From the Sports Desk
Probably not...
by Drew Chowbay
The Times-Independent
Nov 30, 2017 | 734 views | 0 0 comments | 33 33 recommendations | email to a friend | print
The sport of slacklining is growing in the United States and abroad. 		         Photo by Jacque Garcia
The sport of slacklining is growing in the United States and abroad. Photo by Jacque Garcia

This past weekend, I finally got to knock off one of my Moab bucket list items: I got to go out to Canyonlands National Park. After a 30-or-so minute drive into the desert, a seemingly longer trudge down a desert road, and finally a descent into the canyons, I had arrived. A week earlier, my colleague Jacque Garcia mentioned she was going to see the “GGBY” (you can look up that acronym on your own) event in Canyonlands, and she allowed me to tag along to see what slacklining was all about.

My first impression was shock and awe. I was amazed to see the stunning beauty of the canyons themselves, but even more intense were the tiny specks floating in-between the vast precipices, which turned out to be actual humans on highlines, which are the most challenging and exciting of the various forms of slacklines. After walking around the campsite and snapping photos for a bit, I became more and more comfortable with the idea of hanging in-between two cliffs above a 1,000-foot drop. “Are you gonna get out on a line today?” one passerby asked me while I was taking pictures.

I guess I wasn’t that comfortable yet.

All of my reservations aside, the event seems very well prepared and above all else, safe. After the event, I was able to speak with event coordinator and executive board member of Slackline U.S., Sonya Iverson. She was able to educate me on the rapidly growing world of slacklining. The first question I had was how experienced one should be before they get on a highline. She recommended at least becoming proficient in transitioning from the sitting to standing position on a smaller slackline first, similar to the ones that can be seen in parks or on college campuses.

We also discussed her three rules for slackline safety. The first rule for beginners is “Don’t do anything alone.” Iverson recommends that everyone have someone with more experience help him or her with rigging any type of slackline. The second rule for safety is in regards to the actual build of the slackline and its support beams.

“Everything in the system is redundant,” Iverson said. “No one component can cause overall failure of the slackline.” This means that if any one part of the slackline’s support beams, for example, were to lose a bolt, it would not effect the safety or integrity of the structure. The third rule requires that the slacklines are abrasion proof. This means that the material used, while quite flexible, does not fray when rubbed against rocky surfaces.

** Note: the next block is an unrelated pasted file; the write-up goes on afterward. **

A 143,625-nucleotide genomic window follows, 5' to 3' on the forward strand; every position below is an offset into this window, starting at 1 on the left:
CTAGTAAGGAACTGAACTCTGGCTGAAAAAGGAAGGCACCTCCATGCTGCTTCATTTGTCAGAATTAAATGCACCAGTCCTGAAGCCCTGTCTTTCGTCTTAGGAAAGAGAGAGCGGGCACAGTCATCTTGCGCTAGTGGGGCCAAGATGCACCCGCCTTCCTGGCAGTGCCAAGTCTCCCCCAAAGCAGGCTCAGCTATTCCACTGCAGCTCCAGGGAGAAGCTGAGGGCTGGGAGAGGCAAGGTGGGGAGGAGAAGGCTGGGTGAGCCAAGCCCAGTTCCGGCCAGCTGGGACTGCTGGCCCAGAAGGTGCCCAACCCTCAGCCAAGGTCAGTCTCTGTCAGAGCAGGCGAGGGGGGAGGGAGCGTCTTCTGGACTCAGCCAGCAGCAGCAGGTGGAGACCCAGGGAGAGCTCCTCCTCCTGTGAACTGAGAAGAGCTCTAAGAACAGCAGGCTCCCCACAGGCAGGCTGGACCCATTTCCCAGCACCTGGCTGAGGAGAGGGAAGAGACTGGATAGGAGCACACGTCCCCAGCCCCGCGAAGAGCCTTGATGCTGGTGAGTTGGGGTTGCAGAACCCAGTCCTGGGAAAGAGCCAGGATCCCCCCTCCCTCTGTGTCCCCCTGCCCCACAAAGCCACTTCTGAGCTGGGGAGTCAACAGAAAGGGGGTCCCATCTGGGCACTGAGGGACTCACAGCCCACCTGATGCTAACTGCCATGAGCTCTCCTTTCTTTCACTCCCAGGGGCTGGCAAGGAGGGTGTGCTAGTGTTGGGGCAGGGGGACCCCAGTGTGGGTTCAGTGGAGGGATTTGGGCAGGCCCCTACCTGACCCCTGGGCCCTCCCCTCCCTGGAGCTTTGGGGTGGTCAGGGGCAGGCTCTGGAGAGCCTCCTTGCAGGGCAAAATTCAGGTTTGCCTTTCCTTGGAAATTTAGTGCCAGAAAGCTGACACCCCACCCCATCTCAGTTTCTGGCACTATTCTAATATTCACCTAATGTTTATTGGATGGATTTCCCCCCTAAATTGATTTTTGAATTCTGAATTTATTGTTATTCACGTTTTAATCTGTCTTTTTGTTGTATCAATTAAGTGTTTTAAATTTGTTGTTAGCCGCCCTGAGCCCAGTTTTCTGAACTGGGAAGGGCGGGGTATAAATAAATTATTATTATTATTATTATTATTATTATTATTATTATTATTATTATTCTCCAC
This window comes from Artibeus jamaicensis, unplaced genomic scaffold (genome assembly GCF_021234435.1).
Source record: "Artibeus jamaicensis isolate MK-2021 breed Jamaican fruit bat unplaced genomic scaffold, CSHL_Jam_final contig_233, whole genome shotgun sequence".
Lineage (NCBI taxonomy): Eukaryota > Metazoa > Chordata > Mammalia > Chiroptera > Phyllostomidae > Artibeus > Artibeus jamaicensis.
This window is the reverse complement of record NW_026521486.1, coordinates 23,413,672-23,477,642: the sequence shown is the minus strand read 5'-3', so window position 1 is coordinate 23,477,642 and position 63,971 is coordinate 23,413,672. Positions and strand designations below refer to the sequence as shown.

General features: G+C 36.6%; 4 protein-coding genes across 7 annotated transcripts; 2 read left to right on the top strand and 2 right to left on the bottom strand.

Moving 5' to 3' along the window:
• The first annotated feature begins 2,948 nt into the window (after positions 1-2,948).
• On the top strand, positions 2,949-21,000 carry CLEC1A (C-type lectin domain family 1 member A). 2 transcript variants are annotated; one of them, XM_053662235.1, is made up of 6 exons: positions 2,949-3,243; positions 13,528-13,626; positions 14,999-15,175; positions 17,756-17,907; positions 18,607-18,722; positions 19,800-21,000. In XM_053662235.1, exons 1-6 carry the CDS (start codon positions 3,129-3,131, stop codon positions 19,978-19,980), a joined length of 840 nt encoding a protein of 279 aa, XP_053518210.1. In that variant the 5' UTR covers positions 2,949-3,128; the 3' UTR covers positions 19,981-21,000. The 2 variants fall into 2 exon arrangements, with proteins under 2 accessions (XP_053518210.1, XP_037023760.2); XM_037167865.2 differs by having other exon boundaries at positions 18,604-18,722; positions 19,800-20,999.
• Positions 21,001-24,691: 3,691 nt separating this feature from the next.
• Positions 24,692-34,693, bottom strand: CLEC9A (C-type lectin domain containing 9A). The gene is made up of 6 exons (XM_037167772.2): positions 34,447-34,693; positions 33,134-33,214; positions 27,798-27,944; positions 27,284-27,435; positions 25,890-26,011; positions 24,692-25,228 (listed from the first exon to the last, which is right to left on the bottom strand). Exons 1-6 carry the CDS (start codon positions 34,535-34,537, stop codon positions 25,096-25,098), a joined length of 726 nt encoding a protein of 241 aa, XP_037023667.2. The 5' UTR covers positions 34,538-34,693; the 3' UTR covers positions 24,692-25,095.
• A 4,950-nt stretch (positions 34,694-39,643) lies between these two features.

I must admit, the first time I saw someone drop from the highline my heart leapt out of my chest. This is quite normal, however, and the structures and harnesses are designed for this very act. From my observational standpoint, falling off of the highline and bouncing up and down seemed to be many people’s favorite part of the whole thing. I definitely noticed a difference in experience levels on the slacklines as well. I saw many seasoned “slackers” that had no issue staying on their feet the entire time, while I saw many people who were either practicing (and falling — a lot) or simply just wanted to be suspended over the canyons and drink it all in.

After being there for a couple of hours, I felt way more comfortable watching the slackliners, and I even caught myself laughing along with them when they fell off. Perhaps what surprised me the most was the fact that highlining done by professionals is not actually very dangerous. According to the International Slackline Association, only 4.7 percent of injuries reported in their 2015 incident report were related to highlining, and only one fatality has been reported in the 30-year history of the sport. At the GGBY event, at least one medic was on-call at all times, and medical kits were placed throughout the campsites to provide easy access.

“It’s interesting to see the changes taking place in the sport as it grows,” Iverson said. “We were caught in a bit of a catch-22, because we couldn’t, in the past, get insurance ... because no-one knew what highlining was. Then we started publishing all known incidents, which was key to getting insured as well as increasing general knowledge.”

Iverson and Slackline U.S. are at the vanguard as far as guidelines and safety regulations for the world of slacklining — as the sport becomes more and more popular around the globe. As for me, just witnessing the event was an incredible experience. Who knows, I might even try it out myself next year.

Probably not, but maybe.

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